2010-02-17 / Front Page

4,000 miles on snowmobiles!

Local men ride for diabetes research

Duane Kursinsky of Sandusky (left) and Vern Dumaw of Deckerville are participating in a 4,000 snowmobile ride to Alaska to raise money for diabetes research. Photo by Carol Seifferlein Duane Kursinsky of Sandusky (left) and Vern Dumaw of Deckerville are participating in a 4,000 snowmobile ride to Alaska to raise money for diabetes research. Photo by Carol Seifferlein Two local men are participating in a 4,000 miles long snowmobile ride through Canada and Alaska to benefit diabetes research.

Duane Kursinsky of Sandusky and Vern Dumaw of Deckerville, both 61, will be traveling with a group from Caro. The charity ride was scheduled to kick off Feb. 15 at Sault Ste. Marie and end 20 days later in Tok, Alaska.

Kurinsky will be riding a snowmobile while Dumaw will be driving a pickup truck pulling one of the snowmobile trailers.

"It will be a very challenging ride because of the distance and where we are heading to," said Kursinsky, owner of the Sandusky Dairy Queen Grill & Chill. "It is certainly for a good cause."

"I am an avid snowmobiler and when I saw this trip come up, I thought I really want to do that."

Although Kursinsky rode to Alaska last June on his motorcycle, he's never been on such a long snowmobile trip.

"It will be the adventure of a lifetime," said Dumaw. The local farmer will get to ride a snowmobile part of the way. His truck will be carrying the riders' luggage in the truck, and will load up the snowmobiles if they run out of snow for a while or have a breakdown. The trailer will also be used to haul the machines back after the ride.

There will be 72 riders and the Sanilac County men will be part of the six-personTeam Pattullo.

George and Betty Pattullo of Caro are celebrating their 50th wedding anniversary by going on the trip to raise money for a diabetes cure. The couple grew up in Sanilac County and moved to Tuscola after they were married, according to cousin Harley Pattullo of Deckerville.

“I wanted to give Betty something that is unique for our anniversary,” said George Pattullo, noting this kind of trip has been a dream of his for years.

Bill Bradfield of Cadillac, who contracted diabetes due to his exposure to Agent Orange in Vietnam, had the idea of a snowmobile trip to Alaska to raise funds for diabetes research and help spread awareness of the disease. He has been planning the trip for the past three years.

The trip starts at Sault Ste. Marie, travels through Wisconsin and North Dakota, through Canada, crosses the frozen tundra of the Yukon Territory and on into Alaska across the Top of the World Highway.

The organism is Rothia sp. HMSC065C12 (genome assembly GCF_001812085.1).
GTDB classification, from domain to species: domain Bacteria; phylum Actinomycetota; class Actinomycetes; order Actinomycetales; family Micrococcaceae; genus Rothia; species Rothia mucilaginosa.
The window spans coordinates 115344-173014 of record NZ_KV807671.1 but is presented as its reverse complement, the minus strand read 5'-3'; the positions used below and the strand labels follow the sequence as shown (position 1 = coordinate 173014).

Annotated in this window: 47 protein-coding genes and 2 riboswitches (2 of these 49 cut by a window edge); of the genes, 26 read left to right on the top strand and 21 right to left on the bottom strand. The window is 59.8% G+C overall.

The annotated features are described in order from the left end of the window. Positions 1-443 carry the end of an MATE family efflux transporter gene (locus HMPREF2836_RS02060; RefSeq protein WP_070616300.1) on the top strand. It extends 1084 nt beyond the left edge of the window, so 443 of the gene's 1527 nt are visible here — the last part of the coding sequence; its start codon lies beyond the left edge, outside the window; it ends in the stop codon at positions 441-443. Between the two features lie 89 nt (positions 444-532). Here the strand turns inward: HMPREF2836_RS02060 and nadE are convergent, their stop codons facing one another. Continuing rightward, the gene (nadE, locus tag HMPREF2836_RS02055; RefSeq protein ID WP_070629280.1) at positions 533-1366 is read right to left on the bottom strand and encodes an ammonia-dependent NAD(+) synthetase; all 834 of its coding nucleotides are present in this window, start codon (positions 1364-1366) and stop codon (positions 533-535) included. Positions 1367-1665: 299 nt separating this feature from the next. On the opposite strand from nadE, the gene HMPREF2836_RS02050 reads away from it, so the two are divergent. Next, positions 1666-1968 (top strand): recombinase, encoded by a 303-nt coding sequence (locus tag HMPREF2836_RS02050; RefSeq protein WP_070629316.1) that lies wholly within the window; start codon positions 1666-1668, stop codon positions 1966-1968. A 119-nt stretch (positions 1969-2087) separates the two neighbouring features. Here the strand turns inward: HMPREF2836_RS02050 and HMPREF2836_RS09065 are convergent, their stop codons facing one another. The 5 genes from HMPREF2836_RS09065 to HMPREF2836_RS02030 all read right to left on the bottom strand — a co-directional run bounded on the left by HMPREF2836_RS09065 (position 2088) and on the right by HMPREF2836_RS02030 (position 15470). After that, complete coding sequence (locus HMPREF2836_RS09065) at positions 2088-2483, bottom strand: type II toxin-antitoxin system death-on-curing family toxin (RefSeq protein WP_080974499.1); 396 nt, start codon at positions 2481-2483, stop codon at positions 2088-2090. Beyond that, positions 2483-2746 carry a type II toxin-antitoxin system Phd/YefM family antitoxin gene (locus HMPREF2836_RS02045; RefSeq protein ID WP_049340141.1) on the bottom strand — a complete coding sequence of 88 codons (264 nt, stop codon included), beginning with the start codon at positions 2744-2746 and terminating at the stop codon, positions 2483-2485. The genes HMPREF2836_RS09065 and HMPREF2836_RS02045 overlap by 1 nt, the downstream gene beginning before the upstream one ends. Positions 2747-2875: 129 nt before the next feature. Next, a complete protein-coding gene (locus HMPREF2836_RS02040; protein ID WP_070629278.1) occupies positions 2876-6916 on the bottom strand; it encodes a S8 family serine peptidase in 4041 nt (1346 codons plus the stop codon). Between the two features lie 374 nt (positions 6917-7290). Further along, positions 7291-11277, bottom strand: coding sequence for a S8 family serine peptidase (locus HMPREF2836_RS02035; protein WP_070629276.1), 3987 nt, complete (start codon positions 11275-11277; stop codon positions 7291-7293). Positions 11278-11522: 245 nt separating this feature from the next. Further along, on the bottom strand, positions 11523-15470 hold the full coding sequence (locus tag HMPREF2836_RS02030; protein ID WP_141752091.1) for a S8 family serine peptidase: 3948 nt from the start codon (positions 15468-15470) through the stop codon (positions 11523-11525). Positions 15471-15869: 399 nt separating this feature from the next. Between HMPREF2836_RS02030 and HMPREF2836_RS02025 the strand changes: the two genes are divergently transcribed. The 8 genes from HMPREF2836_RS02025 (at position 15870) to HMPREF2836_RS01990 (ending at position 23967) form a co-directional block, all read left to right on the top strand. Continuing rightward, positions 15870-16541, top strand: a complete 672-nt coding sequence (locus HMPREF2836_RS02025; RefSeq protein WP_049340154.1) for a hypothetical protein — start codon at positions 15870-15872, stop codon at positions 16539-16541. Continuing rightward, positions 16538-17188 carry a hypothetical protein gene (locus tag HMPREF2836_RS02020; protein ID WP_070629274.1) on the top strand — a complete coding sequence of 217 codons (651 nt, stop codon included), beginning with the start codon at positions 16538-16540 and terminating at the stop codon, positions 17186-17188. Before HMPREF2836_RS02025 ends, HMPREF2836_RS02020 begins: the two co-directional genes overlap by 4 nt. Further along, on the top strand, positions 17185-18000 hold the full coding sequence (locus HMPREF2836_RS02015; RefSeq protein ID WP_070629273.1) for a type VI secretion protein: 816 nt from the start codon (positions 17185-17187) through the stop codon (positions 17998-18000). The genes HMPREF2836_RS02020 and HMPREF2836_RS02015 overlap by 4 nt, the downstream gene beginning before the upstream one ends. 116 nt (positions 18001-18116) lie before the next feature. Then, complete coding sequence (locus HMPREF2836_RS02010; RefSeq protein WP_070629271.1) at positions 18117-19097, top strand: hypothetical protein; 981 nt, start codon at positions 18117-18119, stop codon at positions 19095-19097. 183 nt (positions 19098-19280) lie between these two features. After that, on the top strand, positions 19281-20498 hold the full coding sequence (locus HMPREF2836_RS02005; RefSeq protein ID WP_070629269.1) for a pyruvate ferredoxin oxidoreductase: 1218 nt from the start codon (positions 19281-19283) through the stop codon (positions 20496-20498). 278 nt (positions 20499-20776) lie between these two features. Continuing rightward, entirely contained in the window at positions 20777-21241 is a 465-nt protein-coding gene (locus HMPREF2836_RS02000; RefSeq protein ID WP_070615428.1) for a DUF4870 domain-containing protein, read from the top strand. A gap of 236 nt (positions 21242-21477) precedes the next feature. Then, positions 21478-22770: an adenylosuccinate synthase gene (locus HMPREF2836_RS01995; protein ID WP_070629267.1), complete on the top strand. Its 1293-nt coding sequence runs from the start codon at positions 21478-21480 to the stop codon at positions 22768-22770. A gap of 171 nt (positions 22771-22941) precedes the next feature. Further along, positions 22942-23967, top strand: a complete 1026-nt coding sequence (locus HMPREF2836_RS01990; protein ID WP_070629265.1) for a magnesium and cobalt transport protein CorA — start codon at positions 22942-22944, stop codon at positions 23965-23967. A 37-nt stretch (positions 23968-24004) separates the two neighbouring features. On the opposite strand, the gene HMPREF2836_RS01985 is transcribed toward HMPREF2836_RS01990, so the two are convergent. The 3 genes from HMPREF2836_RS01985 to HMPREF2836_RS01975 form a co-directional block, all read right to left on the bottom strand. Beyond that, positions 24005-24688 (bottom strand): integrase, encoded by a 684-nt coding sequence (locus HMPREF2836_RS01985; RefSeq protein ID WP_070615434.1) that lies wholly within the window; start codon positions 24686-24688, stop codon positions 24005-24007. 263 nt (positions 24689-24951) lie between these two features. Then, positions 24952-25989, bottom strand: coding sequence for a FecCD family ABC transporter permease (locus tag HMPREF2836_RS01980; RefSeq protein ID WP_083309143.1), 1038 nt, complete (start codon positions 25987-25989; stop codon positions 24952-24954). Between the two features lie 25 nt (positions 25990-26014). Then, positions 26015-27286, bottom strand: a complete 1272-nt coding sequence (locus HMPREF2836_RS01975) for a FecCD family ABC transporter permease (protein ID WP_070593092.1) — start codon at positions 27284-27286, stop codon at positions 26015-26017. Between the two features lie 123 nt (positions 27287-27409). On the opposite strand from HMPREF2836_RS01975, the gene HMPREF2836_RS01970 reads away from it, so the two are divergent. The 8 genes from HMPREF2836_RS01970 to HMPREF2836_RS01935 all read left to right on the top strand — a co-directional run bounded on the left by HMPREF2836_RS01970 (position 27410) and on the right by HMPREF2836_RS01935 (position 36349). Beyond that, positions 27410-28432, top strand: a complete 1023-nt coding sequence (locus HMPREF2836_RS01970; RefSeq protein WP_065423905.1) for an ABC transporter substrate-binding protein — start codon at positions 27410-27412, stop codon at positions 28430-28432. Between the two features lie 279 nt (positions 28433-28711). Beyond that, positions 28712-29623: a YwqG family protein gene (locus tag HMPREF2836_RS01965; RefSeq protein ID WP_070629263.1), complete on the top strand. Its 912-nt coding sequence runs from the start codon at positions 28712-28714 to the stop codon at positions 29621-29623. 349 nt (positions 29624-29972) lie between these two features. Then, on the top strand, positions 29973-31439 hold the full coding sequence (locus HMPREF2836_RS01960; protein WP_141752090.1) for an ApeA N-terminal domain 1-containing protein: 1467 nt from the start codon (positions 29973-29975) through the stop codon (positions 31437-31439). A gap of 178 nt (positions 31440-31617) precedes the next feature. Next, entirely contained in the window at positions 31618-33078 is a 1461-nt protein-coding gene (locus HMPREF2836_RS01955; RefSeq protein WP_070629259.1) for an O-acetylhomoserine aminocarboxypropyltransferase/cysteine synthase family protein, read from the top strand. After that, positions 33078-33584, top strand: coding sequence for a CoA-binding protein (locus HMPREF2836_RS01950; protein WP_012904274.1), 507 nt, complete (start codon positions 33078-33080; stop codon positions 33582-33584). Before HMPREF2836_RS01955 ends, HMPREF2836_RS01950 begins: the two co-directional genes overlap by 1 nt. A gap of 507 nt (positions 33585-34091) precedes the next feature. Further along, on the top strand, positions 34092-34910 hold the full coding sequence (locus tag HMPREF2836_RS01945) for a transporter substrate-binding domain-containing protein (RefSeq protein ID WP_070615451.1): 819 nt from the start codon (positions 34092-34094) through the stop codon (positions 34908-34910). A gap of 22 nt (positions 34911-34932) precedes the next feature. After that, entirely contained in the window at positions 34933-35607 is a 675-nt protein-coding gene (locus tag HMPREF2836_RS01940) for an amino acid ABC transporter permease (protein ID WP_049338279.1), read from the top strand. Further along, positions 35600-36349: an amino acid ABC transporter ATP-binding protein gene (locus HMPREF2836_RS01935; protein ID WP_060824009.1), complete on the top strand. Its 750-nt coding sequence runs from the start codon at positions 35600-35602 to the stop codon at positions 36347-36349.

Kursinsky and Dumaw said their longest snowmobile trip up till now was from Michigan's Upper Peninsula to North Dakota and back.

"Part of it will be along roads. The longest day -320 miles -will all be right on the road in the Yukon," stated Dumaw. Much of the route will be on trails and two-track roads.

The groups will encounter some dangerous situations. Temperatures will be double digits below zero; also, there is a possibility of white-outs, avalanches and long stretches between civilization.

The group will have heated handlebars on their machines, heated shields on helmets, and extra dark helmet shields because of the bright snow. As part of the safety precautions, each rider carries a thermal sleeping bag and a tent that are rated for subzero temperatures. They are also to carry a supply of water and enough food for 72 hours in case of an emergency, as well as First- Aid kits, a utility knife, orange safety flags on each machine, rope and a snow-claw shovel. Plus, a four-wheel chase vehicle is assigned to each snowmobile group.

Dumaw said the riders are leaving in three groups a couple days apart because some of the motels in Canada can't accommodate such a large group. Then at their final overnight stop, the first groups will wait so they can all arrive in Tok together.

The 72 riders come from diverse backgrounds and ages. Two of the riders are 82. The average age is 59.

You can get an updates, as well as watch the groups’ progress, at the web site www.michcanska.com.

Each person pays for his own expenses, and is expected to raise at least $1,000 in donations. The Diabetes Research Institute is a nationally recognized research facility at the campus of the University of Miami.

To support the trek make your check payable to the Diabetes Research Institute on line through www.michcanska. com or mail it to MichCanSka at 6131 W. 48 Rd. Cadillac, MI 49601. (by Carol Seifferlein, features editor,

& Mary Drier, Tuscola County Advertiser)

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